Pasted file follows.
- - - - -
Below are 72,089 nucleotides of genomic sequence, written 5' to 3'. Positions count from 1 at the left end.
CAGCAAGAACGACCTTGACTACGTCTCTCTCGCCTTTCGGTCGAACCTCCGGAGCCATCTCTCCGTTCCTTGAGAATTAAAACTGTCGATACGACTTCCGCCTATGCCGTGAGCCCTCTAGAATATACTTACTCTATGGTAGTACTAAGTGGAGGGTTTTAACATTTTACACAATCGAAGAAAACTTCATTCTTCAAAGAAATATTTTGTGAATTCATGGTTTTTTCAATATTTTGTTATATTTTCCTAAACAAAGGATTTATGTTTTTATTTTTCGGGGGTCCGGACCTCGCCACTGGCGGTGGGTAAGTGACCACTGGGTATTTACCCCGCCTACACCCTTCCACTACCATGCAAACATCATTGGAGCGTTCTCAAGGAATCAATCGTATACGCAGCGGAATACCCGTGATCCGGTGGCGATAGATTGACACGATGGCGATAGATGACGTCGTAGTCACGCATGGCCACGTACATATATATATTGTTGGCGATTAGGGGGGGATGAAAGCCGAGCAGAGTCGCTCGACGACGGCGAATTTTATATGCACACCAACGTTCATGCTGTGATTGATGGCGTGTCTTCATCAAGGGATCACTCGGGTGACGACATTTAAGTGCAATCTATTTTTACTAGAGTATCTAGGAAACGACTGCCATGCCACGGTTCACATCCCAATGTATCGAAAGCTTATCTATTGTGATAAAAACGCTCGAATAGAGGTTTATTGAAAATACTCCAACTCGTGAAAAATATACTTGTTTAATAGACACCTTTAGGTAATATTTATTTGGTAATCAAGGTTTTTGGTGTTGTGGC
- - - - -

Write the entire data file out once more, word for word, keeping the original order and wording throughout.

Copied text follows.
Below are 72,089 nucleotides of genomic sequence, written 5' to 3'. Positions count from 1 at the left end.
CAGCAAGAACGACCTTGACTACGTCTCTCTCGCCTTTCGGTCGAACCTCCGGAGCCATCTCTCCGTTCCTTGAGAATTAAAACTGTCGATACGACTTCCGCCTATGCCGTGAGCCCTCTAGAATATACTTACTCTATGGTAGTACTAAGTGGAGGGTTTTAACATTTTACACAATCGAAGAAAACTTCATTCTTCAAAGAAATATTTTGTGAATTCATGGTTTTTTCAATATTTTGTTATATTTTCCTAAACAAAGGATTTATGTTTTTATTTTTCGGGGGTCCGGACCTCGCCACTGGCGGTGGGTAAGTGACCACTGGGTATTTACCCCGCCTACACCCTTCCACTACCATGCAAACATCATTGGAGCGTTCTCAAGGAATCAATCGTATACGCAGCGGAATACCCGTGATCCGGTGGCGATAGATTGACACGATGGCGATAGATGACGTCGTAGTCACGCATGGCCACGTACATATATATATTGTTGGCGATTAGGGGGGGATGAAAGCCGAGCAGAGTCGCTCGACGACGGCGAATTTTATATGCACACCAACGTTCATGCTGTGATTGATGGCGTGTCTTCATCAAGGGATCACTCGGGTGACGACATTTAAGTGCAATCTATTTTTACTAGAGTATCTAGGAAACGACTGCCATGCCACGGTTCACATCCCAATGTATCGAAAGCTTATCTATTGTGATAAAAACGCTCGAATAGAGGTTTATTGAAAATACTCCAACTCGTGAAAAATATACTTGTTTAATAGACACCTTTAGGTAATATTTATTTGGTAATCAAGGTTTTTGGTGTTGTGGC